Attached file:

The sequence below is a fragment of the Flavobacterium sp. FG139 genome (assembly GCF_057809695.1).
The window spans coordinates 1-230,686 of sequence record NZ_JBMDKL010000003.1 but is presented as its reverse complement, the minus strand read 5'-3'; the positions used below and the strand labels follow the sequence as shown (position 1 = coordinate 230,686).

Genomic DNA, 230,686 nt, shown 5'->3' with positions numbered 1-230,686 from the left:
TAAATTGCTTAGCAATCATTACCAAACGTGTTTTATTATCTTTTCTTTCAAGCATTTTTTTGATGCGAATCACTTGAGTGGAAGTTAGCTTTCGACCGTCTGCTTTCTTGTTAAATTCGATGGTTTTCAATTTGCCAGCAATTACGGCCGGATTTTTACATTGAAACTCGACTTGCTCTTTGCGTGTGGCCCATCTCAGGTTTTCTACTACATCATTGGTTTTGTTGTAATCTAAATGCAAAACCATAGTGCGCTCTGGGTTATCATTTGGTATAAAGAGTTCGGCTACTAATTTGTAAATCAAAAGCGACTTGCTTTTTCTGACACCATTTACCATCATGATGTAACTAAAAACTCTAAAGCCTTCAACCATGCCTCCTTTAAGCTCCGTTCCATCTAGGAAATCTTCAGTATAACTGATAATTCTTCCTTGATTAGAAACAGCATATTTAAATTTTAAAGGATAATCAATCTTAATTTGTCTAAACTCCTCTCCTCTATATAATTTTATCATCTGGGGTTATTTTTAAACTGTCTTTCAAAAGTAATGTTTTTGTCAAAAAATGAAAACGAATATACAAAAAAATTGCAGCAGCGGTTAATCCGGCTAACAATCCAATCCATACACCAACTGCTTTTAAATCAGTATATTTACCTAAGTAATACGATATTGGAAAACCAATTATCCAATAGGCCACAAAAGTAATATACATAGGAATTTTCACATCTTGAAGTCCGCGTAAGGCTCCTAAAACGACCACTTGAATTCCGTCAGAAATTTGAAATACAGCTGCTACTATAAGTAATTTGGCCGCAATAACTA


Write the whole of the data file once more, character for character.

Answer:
The sequence below is a fragment of the Flavobacterium sp. FG139 genome (assembly GCF_057809695.1).
The window spans coordinates 1-230,686 of sequence record NZ_JBMDKL010000003.1 but is presented as its reverse complement, the minus strand read 5'-3'; the positions used below and the strand labels follow the sequence as shown (position 1 = coordinate 230,686).

Genomic DNA, 230,686 nt, shown 5'->3' with positions numbered 1-230,686 from the left:
TAAATTGCTTAGCAATCATTACCAAACGTGTTTTATTATCTTTTCTTTCAAGCATTTTTTTGATGCGAATCACTTGAGTGGAAGTTAGCTTTCGACCGTCTGCTTTCTTGTTAAATTCGATGGTTTTCAATTTGCCAGCAATTACGGCCGGATTTTTACATTGAAACTCGACTTGCTCTTTGCGTGTGGCCCATCTCAGGTTTTCTACTACATCATTGGTTTTGTTGTAATCTAAATGCAAAACCATAGTGCGCTCTGGGTTATCATTTGGTATAAAGAGTTCGGCTACTAATTTGTAAATCAAAAGCGACTTGCTTTTTCTGACACCATTTACCATCATGATGTAACTAAAAACTCTAAAGCCTTCAACCATGCCTCCTTTAAGCTCCGTTCCATCTAGGAAATCTTCAGTATAACTGATAATTCTTCCTTGATTAGAAACAGCATATTTAAATTTTAAAGGATAATCAATCTTAATTTGTCTAAACTCCTCTCCTCTATATAATTTTATCATCTGGGGTTATTTTTAAACTGTCTTTCAAAAGTAATGTTTTTGTCAAAAAATGAAAACGAATATACAAAAAAATTGCAGCAGCGGTTAATCCGGCTAACAATCCAATCCATACACCAACTGCTTTTAAATCAGTATATTTACCTAAGTAATACGATATTGGAAAACCAATTATCCAATAGGCCACAAAAGTAATATACATAGGAATTTTCACATCTTGAAGTCCGCGTAAGGCTCCTAAAACGACCACTTGAATTCCGTCAGAAATTTGAAATACAGCTGCTACTATAAGTAATTTGGCCGCAATAACTA